The silver carp, an Asian Carp, is native to Eastern Asia, Southern Russia and Eastern half of China. While, this is a heavy bodied fish that can weight up to 60 pounds. Has low-set eyes and an upturned mouth.

Mature at three. Moreover, reproduce until ten years of age. Spawning from May to September. Migrate upstream in groups of 15 to 20. While, streams are great sites to lay eggs. Where current is enough to transport eggs downstream.

Food and Behaviour

While, aggressive fish are able to eat up to half their body weight of plankton and detritus. Thereby, out competing native fish populations for resources. So, what do asian carp eat? Diet includes native mussels, larvae fish and adult fish. Able to jump several feet out of the water when disturbed by boaters.

Silver carp jump into boats of fishermen and injure people by jumping into them. Generally, found in freshwater ponds, sewage ponds, and eutrophic ponds. While, the diet consists of phytoplankton, zooplankton, bacteria, and detritus.

skimming the surface of the water. What does asian carp eat

Introduction and Management in the USA

Invasive Species Distribution

Introduced to the United States as a stock fish in Arkansas. While, their distribution now includes Alabama, Arizona, Colorado, Hawaii, Illinois, Indiana, Iowa, Kansas, Kentucky, Louisiana, Mississippi, Missouri, Nebraska, South Dakota, Tennessee and Puerto Rico. However, popularity for stocking increased with records of six states, federal, and private facilities.

While, they are ideal for control of phytoplankton and as a food source. Accidental escapes happened. Furthermore, by 1980's waterways discovered these fish. Furthermore, the Spread, Sell or Import of these fish to United States is prohibited. Only permitted to release into the lake where caught.

Otherwise, it can be used as food. As adult, Silver carp can be identified by their violent jumping behaviour, displayed if disturbed by boats etc. Juveniles are difficult to distinguish from other native species of bait. To help prevent the spread of the invasive species, do not take live bait from lakes where silver carp are found. If you believe to have caught a silver carp in a new area, please contact local fish and wildlife department.

Bighead Carp

The Bighead carp are native to East Asian rivers and floodplains. An invasive, large-bodied, fast-growing, highly fertile, voracious-feeding and jumping fish. Characterized by having a stout body, large head, small downward-facing eyes and large opercles.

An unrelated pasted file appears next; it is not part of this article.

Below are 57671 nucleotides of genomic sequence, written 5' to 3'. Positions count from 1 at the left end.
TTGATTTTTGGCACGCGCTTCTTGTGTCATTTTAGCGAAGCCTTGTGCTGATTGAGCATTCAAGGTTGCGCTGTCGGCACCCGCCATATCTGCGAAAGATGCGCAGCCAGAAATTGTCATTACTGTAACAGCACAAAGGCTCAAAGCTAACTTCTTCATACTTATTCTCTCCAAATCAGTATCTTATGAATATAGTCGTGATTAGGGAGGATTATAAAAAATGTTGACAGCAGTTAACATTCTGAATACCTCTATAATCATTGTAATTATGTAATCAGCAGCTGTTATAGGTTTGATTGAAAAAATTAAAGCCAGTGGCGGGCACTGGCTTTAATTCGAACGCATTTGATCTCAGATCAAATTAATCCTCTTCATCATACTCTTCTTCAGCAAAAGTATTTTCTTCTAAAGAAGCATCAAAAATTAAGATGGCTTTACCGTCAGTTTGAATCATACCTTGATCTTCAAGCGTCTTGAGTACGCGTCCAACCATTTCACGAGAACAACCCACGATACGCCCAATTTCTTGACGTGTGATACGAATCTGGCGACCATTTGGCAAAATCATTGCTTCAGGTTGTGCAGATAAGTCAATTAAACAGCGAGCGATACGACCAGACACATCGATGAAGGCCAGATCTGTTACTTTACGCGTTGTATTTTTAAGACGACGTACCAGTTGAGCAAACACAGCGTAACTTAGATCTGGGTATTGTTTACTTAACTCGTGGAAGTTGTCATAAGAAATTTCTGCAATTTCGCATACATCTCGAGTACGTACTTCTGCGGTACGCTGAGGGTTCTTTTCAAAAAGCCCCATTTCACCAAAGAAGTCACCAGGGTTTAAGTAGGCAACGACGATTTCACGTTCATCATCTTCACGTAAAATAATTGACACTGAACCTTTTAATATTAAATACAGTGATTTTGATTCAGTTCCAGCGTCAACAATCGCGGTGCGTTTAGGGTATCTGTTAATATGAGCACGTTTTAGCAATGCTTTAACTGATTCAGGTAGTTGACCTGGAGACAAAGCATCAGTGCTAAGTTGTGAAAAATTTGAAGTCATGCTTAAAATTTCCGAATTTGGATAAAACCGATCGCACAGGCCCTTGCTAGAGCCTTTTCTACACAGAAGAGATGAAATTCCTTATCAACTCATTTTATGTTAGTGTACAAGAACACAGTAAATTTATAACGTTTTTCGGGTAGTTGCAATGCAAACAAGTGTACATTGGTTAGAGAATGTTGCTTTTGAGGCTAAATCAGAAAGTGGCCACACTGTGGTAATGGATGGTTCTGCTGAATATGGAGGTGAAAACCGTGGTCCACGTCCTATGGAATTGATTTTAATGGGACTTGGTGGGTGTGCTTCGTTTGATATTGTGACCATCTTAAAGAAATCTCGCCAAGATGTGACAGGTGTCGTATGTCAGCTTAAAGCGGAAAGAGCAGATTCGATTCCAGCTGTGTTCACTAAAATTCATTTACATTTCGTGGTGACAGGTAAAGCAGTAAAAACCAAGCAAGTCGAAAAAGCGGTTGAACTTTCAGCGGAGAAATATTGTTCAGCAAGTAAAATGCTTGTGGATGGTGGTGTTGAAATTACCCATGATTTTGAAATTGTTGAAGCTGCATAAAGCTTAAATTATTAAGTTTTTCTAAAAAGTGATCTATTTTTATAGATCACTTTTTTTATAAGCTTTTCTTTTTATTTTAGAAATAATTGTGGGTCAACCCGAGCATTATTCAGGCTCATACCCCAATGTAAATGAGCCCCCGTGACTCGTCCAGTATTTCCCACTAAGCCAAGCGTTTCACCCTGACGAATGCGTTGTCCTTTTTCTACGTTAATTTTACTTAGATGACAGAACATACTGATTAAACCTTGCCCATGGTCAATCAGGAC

Has a smooth keel between the anal and pelvic fins that does not extend anterior of the base of the pelvic fins. Can weigh up to 45kg and reach 120cm in length. The size of this invasive species gives it an advantage over native fish in competition for food sources.

Use filter feeders in their gill rakers as screens to capture their prey. Their ventrally positioned eyes offer the fish the ability to see as it swims along the water surface scooping up zooplankton and phytoplankton. Meanwhile, ecosystems are at great risk.

These large, aggressive fish are capable of out competing native fish for resources. Are opportunistic feeders that consume high quantities of zooplankton and phytoplankton. Capable of rapid reproduction. Laying thousands of eggs at a time.

Introduction and Management in the USA

Used in aquaculture to control the populations of zooplankton and phytoplankton. As well as, food fish. In 1970s the United States introduced these fish. Ongoing invasions most commonly occur from escaped individuals that are raised for aqua-cultural purposes.

While, Juvenile fish are mistakenly used as bait fish. While, they get dislodge from the hook and may in turn populate a new habitat. The Great Lakes and Mississippi River among others, offer the necessary habitat for rapid growth in the population numbers of these fish.

Currently, recorded in 23 states rivers and tributaries. As well as, Canadian waters. The State and National Government Organizations have made great efforts to prevent the spread of this species.

Further, an electric barrier system design is in place to keep unwanted fish from entering the Great Lakes. Generally, creating an electric field with pulsing DC Current making swimming uncomfortable.

Management of invasive species by removing from water
Black Carp

The Black Carp, an Asian Carp native range to the Pacific Ocean and East Asia. Firstly, they are From the Amur River Basin south to the West-Pearl River Basin. They have elongated and laterally compressed blackish brown bodies with blackish grey fins.

Generally, more than 3 feet long and weigh around 33 pounds. They live for over fifteen years. Black Carp invade habitats and ecosystems readily due to a variety of factors. They are aggressive and prodigious feeders.

Consuming more than half of their body mass per day. Further, the invasive species is an explosive breeder. Gaining sexual maturity after a few years. Capable of laying hundreds of thousands of eggs in one brood.  Fertility and quantity of eggs increase with age.

Ecological Impact

Black Carp will negatively impact our native aquatic communities by feeding on them. Endangered and threatened populations of native mussels and snails are reducing in populations. Benthic communities can be restructured by direct predation and removal of algae grazing snails and native mussels.

Carp can become very large, growing to well over one meter long. Therefore, many juvenile and adult mussels and snails would be vulnerable to predation. Juveniles feed on zooplankton and insect larvae.

While, adults feed on bottom feeding invertebrates such as snails and mussels, so many different resources may become exhausted.

What does asian carp eat? looking for food in environment

Introduction and Management in the USA

Alert message on display regarding invasive species

Imported in 1970s for control of pond snails in the United States. Further, by the 1990s this species of fish was being used in fish farms in several southern states. Meanwhile, the fish escaped into the wild, supposedly during a major flood in Missouri. Further, sightings have been made in the United States freshwaters. Specifically, in The Great Lakes, Mississippi River, Louisiana, Arkansas, Illinois, Mississippi and Missouri.

Highly used in the aqua-cultural industry. Therefore, removal in the near future seems unlikely. Scientists have advised that triploid fish get used for farming purposes. So that, if these fish escape there is no widespread problem. Furthermore, diet of the invasive species enables humans to eat asian carp.